It might not feel like it, but it is worth remembering - or at least worth reiterating - that the Maryland Terrapins were a bowl team last year. How did that happen you might ask? If it’s not the defense, which we have covered somewhat extensively, then how did they make it happen? I guess the offense... Sure, let’s roll with that.
With QB Perry Hills, former wrestler, and Caleb Rowe, INT machine, and Tyrell Pigrome, True Freshman starter, somewhat ineffective, you’ll be surprised to know that Maryland was actually in the top half on yards per play in the Big Ten. While that’s not much of a question, it’s a good place to start this conversation.
It looks like the Terps are going to be starting former UNC transfer Caleb Henderson - according to our friend DJ - and that leads me to what I really want to talk about. The NCAA transfer market seems to be a huge part of the new world of College Football. At Nebraska, you’re about to see former Tulane QB, Tanner Lee take the first snaps next September. It’s just what kids are doing these days if they see a better opportunity, which I support.
That in mind, what do you think about this transfer-heavy world? Is it something you want your school participating in? Do you have an important player who will be coming in after taking the mandatory year off? Are there rules that should be created to encourage/discourage the practice? Lastly, imagine you could add one transfer to get your team ‘over the hump’ that year. Who would it be and how would it help? I’m picking literally any QB that can throw a football in 2009. That Nebraska Cornhuskers defense deserved better.
Townie: lets not forget that Wisconsin’s best quarterback in recent memory was a grad transfer from N.C. State. Penn State’s recent experience with transfers is mainly in the other direction. We’ve lost kids that could have contributed.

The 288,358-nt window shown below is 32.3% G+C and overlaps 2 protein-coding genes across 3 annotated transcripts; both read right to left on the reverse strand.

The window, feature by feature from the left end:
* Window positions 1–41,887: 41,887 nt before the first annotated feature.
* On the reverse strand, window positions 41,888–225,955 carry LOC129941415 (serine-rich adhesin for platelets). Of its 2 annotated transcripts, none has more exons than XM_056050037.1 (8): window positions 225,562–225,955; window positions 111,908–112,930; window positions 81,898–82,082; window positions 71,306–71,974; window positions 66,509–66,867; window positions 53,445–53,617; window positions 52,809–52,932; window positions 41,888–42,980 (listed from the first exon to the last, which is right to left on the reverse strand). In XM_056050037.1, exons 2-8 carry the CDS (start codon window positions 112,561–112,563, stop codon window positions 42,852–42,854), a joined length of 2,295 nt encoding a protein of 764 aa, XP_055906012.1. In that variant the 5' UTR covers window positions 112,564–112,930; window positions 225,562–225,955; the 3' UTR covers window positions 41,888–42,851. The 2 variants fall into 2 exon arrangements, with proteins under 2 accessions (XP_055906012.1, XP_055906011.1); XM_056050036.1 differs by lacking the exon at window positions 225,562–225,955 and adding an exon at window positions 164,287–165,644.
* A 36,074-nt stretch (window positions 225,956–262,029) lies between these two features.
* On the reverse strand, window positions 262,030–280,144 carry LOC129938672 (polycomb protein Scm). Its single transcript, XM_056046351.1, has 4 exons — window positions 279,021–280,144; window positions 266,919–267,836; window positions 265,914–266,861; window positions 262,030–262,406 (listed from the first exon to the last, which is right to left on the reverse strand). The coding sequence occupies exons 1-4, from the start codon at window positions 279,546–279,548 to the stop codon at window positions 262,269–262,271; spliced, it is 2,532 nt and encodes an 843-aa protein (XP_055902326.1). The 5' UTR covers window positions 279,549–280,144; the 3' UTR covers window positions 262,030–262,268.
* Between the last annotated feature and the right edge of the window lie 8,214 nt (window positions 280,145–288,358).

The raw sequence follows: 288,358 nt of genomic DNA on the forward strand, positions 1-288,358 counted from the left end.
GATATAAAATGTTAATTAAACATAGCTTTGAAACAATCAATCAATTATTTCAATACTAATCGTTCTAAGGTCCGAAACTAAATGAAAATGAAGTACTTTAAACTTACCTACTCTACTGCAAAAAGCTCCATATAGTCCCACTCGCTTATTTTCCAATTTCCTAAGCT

Some names that come to mind are OL Tanner Hartman, LB Troy Reeder, WR Geno Lewis, and TE Adam Breneman. These kids would all be competing for playing time, if not starting outright. I’m okay with kids moving around to find a better fit. Hartman left when B’OB left, that’s fine with me.
If I could snag one transfer, it would be a big, athletic offensive lineman. I’d love to get a road grader to open holes for Saquan Barkley this season...damn, that would be great.
MNW: As it so happens, Northwestern got just that! Right tackle Trey Klock joins the ‘Cats from Georgia Tech with two years of eligibility remaining (he’ll be getting an MBA). Before him, Kyle Prater was a great add who turned into one of Northwestern fans’ favorite targets of criticism but finally developed his fifth year.
For Maryland, I’m a little concerned as an opposing team’s fan for just how good Caleb Henderson could be for the Terps. He’s had a year just on the sideline with Walt Bell, and if Testudo Times is to be believed and the offense really does cut down on QB decision-making, Henderson could be deadly in an up-tempo offense that gets the ball out fast. This seems like a transfer that Maryland stands to profit big-time from.
I am very OK with transferring as a concept, and it’s not going out on too much of a limb to say that I’d like to see restrictions relaxed on the year transfers are forced to sit out (when a coach leaves, etc). Simply asking ADs to sign a waiver allowing them to play immediately somewhere else isn’t good enough, in my mind. Then again, I’m also not compensated at nearly a high enough rate to tell you what the solution is. The rule allowing players with a BA to transfer, get a Master’s, and play immediately is a good rule. That’s as hot as I can taek today.